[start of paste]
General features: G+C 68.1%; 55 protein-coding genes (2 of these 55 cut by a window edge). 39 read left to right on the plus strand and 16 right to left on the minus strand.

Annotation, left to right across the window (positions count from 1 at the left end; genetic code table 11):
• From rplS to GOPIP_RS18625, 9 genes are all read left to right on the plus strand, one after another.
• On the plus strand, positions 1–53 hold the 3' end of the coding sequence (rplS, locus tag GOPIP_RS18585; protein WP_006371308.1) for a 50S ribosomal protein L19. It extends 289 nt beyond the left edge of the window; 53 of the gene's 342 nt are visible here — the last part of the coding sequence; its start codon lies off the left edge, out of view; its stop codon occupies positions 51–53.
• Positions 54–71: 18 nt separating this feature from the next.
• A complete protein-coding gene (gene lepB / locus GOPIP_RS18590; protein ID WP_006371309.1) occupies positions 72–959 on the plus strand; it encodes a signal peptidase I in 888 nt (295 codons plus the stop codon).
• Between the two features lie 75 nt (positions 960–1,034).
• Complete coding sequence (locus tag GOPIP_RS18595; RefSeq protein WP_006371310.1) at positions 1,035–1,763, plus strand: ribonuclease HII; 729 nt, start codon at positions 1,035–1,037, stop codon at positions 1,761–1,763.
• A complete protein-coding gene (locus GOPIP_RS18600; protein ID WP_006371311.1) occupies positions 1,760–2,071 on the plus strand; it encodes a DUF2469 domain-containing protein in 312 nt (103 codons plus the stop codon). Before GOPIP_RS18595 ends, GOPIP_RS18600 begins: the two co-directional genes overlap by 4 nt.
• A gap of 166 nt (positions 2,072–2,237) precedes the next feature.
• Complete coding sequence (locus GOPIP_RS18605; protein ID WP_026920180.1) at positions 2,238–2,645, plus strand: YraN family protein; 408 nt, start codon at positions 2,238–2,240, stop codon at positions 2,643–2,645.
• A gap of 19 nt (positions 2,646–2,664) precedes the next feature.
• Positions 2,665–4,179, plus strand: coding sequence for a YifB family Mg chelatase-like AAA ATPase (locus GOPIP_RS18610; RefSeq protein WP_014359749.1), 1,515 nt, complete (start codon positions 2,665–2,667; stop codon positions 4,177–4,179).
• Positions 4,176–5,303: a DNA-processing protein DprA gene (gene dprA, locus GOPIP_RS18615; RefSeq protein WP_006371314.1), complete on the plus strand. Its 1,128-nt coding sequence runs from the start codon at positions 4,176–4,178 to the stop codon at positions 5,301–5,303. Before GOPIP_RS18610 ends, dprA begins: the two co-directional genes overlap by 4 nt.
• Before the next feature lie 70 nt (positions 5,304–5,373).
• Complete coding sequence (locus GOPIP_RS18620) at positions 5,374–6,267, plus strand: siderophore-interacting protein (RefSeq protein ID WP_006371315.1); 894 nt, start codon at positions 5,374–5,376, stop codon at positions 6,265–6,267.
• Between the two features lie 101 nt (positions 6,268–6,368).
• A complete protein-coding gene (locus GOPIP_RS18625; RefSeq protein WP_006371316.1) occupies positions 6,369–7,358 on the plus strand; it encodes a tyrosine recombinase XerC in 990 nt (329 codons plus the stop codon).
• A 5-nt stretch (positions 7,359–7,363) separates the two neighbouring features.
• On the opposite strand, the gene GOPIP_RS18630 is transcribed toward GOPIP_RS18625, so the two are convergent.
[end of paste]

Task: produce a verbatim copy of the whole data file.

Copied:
General features: G+C 68.1%; 55 protein-coding genes (2 of these 55 cut by a window edge). 39 read left to right on the plus strand and 16 right to left on the minus strand.

Annotation, left to right across the window (positions count from 1 at the left end; genetic code table 11):
• From rplS to GOPIP_RS18625, 9 genes are all read left to right on the plus strand, one after another.
• On the plus strand, positions 1–53 hold the 3' end of the coding sequence (rplS, locus tag GOPIP_RS18585; protein WP_006371308.1) for a 50S ribosomal protein L19. It extends 289 nt beyond the left edge of the window; 53 of the gene's 342 nt are visible here — the last part of the coding sequence; its start codon lies off the left edge, out of view; its stop codon occupies positions 51–53.
• Positions 54–71: 18 nt separating this feature from the next.
• A complete protein-coding gene (gene lepB / locus GOPIP_RS18590; protein ID WP_006371309.1) occupies positions 72–959 on the plus strand; it encodes a signal peptidase I in 888 nt (295 codons plus the stop codon).
• Between the two features lie 75 nt (positions 960–1,034).
• Complete coding sequence (locus tag GOPIP_RS18595; RefSeq protein WP_006371310.1) at positions 1,035–1,763, plus strand: ribonuclease HII; 729 nt, start codon at positions 1,035–1,037, stop codon at positions 1,761–1,763.
• A complete protein-coding gene (locus GOPIP_RS18600; protein ID WP_006371311.1) occupies positions 1,760–2,071 on the plus strand; it encodes a DUF2469 domain-containing protein in 312 nt (103 codons plus the stop codon). Before GOPIP_RS18595 ends, GOPIP_RS18600 begins: the two co-directional genes overlap by 4 nt.
• A gap of 166 nt (positions 2,072–2,237) precedes the next feature.
• Complete coding sequence (locus GOPIP_RS18605; protein ID WP_026920180.1) at positions 2,238–2,645, plus strand: YraN family protein; 408 nt, start codon at positions 2,238–2,240, stop codon at positions 2,643–2,645.
• A gap of 19 nt (positions 2,646–2,664) precedes the next feature.
• Positions 2,665–4,179, plus strand: coding sequence for a YifB family Mg chelatase-like AAA ATPase (locus GOPIP_RS18610; RefSeq protein WP_014359749.1), 1,515 nt, complete (start codon positions 2,665–2,667; stop codon positions 4,177–4,179).
• Positions 4,176–5,303: a DNA-processing protein DprA gene (gene dprA, locus GOPIP_RS18615; RefSeq protein WP_006371314.1), complete on the plus strand. Its 1,128-nt coding sequence runs from the start codon at positions 4,176–4,178 to the stop codon at positions 5,301–5,303. Before GOPIP_RS18610 ends, dprA begins: the two co-directional genes overlap by 4 nt.
• Before the next feature lie 70 nt (positions 5,304–5,373).
• Complete coding sequence (locus GOPIP_RS18620) at positions 5,374–6,267, plus strand: siderophore-interacting protein (RefSeq protein ID WP_006371315.1); 894 nt, start codon at positions 5,374–5,376, stop codon at positions 6,265–6,267.
• Between the two features lie 101 nt (positions 6,268–6,368).
• A complete protein-coding gene (locus GOPIP_RS18625; RefSeq protein WP_006371316.1) occupies positions 6,369–7,358 on the plus strand; it encodes a tyrosine recombinase XerC in 990 nt (329 codons plus the stop codon).
• A 5-nt stretch (positions 7,359–7,363) separates the two neighbouring features.
• On the opposite strand, the gene GOPIP_RS18630 is transcribed toward GOPIP_RS18625, so the two are convergent.